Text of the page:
GREENBELT, Md. (February 21, 2019)—A federal judge Thursday ordered a Maryland Coast Guard lieutenant held without bail as prosecutors gather more evidence of what they said was a terrorist plot to murder prominent Democratic politicians and media figures.
Christopher Hasson, 49, made his first public appearance at his detention hearing at the United States Federal Court Greenbelt Division. If the government fails to charge Hasson with any additional crimes within 14 days, the defense may motion for release, said Judge Charles B. Day.
Investigators arrested Hasson in his Silver Spring, Maryland, apartment Friday pursuant to a federal criminal complaint, according to court records filed in U.S. District Court in Maryland.
Hasson was charged with "possession of firearms and ammunition by an unlawful user or addict of controlled substances" and possession of Tramadol, prosecutors said.
Authorities seized 15 firearms and more than 1,000 rounds of various ammunition types from Hasson's home, according to court records.
From February 2017 to April 2018, Hasson made 21 purchases of firearms and combat-related supplies like smoke grenades and a Kevlar plate carrier, according to court filings.
"The sheer number and force of the weapons that were recovered from Mr. Hasson's residence in this case coupled with the disturbing nature of his writings appear to reflect a very significant threat to the safety of our community, particularly given the position of trust that Mr. Hasson held with the United States Government," said Robert Hur, the U.S. attorney for the District of Maryland.
Since 2016, Hasson made 16 purchases of Tramadol—an opioid and controlled substance—from someone most likely in Mexico, prosecutors said. Investigators also found more than 30 containers labelled as human growth hormone inside a locked container in Hasson's apartment, according to court records.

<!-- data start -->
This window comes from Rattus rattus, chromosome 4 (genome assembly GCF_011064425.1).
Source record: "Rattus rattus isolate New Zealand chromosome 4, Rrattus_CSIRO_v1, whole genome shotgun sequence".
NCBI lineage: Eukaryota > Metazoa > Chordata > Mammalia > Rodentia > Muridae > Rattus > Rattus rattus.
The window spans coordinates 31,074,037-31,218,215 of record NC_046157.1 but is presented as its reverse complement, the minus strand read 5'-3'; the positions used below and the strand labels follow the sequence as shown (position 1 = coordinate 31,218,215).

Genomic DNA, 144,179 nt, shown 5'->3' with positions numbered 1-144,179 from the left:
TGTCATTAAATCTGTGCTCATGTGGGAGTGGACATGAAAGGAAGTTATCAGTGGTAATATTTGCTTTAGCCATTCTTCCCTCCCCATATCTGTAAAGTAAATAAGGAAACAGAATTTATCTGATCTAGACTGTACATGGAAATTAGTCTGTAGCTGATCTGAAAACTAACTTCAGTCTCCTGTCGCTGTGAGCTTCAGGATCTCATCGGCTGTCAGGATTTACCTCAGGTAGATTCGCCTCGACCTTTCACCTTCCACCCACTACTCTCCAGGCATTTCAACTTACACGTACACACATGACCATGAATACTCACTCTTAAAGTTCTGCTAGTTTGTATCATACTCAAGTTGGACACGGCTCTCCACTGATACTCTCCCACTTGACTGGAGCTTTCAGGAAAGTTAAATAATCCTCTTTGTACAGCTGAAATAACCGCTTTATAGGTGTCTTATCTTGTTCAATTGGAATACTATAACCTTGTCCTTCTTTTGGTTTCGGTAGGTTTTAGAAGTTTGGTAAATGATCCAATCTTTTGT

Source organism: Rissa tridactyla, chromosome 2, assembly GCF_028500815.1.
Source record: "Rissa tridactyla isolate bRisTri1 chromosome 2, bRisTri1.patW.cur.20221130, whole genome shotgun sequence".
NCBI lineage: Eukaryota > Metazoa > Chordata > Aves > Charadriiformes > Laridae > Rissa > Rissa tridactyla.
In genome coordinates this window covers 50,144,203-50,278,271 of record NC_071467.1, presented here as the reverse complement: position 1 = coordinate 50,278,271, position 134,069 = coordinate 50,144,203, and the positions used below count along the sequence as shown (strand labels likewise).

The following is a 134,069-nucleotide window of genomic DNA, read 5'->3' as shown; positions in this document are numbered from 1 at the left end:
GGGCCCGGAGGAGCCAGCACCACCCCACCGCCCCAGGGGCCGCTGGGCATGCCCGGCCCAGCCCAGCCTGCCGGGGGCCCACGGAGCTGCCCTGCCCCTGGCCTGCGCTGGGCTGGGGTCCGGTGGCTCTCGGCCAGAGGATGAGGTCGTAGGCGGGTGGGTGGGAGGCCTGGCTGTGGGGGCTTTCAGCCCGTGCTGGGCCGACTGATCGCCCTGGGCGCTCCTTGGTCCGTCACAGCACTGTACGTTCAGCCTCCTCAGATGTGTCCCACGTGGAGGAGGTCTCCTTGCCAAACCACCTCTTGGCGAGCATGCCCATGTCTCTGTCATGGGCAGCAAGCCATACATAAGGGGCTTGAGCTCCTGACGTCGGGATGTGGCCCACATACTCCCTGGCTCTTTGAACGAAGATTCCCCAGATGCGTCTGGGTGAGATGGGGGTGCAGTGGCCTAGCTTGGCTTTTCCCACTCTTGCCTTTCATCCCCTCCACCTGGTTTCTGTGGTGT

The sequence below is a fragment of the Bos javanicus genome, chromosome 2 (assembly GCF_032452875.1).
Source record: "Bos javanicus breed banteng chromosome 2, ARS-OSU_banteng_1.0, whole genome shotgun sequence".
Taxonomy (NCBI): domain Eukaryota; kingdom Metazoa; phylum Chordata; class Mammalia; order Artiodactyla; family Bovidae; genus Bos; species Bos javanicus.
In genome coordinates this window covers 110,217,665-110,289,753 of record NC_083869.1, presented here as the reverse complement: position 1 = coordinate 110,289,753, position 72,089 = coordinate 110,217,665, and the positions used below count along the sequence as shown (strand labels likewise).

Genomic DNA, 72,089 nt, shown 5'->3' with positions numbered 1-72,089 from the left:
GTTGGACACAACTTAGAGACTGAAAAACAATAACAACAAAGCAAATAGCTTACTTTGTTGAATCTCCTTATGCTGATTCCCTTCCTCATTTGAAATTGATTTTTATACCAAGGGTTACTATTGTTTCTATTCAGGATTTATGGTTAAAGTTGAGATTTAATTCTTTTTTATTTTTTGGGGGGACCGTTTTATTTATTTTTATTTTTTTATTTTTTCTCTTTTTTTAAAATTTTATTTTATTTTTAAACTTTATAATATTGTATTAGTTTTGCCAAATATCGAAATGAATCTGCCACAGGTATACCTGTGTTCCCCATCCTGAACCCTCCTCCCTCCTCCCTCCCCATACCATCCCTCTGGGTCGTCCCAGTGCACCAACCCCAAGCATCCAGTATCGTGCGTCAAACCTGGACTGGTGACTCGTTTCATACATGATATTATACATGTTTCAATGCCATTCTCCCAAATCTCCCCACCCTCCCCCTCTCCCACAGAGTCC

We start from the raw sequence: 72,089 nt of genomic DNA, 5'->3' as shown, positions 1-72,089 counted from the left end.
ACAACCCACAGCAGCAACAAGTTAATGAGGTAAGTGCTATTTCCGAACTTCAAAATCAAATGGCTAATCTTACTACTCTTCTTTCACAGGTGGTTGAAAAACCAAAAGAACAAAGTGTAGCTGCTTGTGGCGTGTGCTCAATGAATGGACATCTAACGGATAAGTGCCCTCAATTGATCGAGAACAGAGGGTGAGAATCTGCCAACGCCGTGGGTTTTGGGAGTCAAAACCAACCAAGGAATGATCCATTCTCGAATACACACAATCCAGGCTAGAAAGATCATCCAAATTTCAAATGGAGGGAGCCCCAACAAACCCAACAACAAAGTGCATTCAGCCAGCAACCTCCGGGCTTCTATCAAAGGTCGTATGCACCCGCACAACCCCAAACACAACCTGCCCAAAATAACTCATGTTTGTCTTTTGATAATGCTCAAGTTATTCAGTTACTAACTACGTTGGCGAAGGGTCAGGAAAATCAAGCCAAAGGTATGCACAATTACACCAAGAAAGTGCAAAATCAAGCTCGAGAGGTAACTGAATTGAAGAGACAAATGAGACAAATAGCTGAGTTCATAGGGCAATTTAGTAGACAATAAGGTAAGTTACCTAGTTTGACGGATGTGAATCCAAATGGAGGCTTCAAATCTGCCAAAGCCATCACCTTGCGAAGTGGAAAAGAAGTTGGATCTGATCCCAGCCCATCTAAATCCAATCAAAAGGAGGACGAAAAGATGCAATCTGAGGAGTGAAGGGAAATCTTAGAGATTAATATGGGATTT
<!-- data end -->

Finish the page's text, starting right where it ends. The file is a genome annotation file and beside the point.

Hasson is a lieutenant in the United States Coast Guard and works as an acquisition officer at the Coast Guard's Washington headquarters. He also served in the United States Marine Corps from 1988-1993 and the Army National Guard two years after that, according to court records.
Hasson has self-identified as a white nationalist for more than 30 years, according to a letter that investigators said he had drafted as an email and addressed to an American neo-Nazi leader. In his letter, Hasson called for the use of "focused violence" in order to establish white supremacy, prosecutors said.
Investigators discovered Hasson had been using Coast Guard computers to research and plan an attack, prosecutors said. Hasson allegedly had made Google searches about the security details and whereabouts of Democratic members of Congress, Supreme Court justices and well-known media figures.
Prosecutors alleged that Hasson had been following guidelines laid out in a manifesto written by Anders Breivik, who committed two terrorist attacks in Norway in 2011 that claimed the lives of 77 people.
Hasson allegedly targeted members of the media and government based on a categorical system prosecutors said he had taken from the Breivik manifesto.
No arraignment date was set.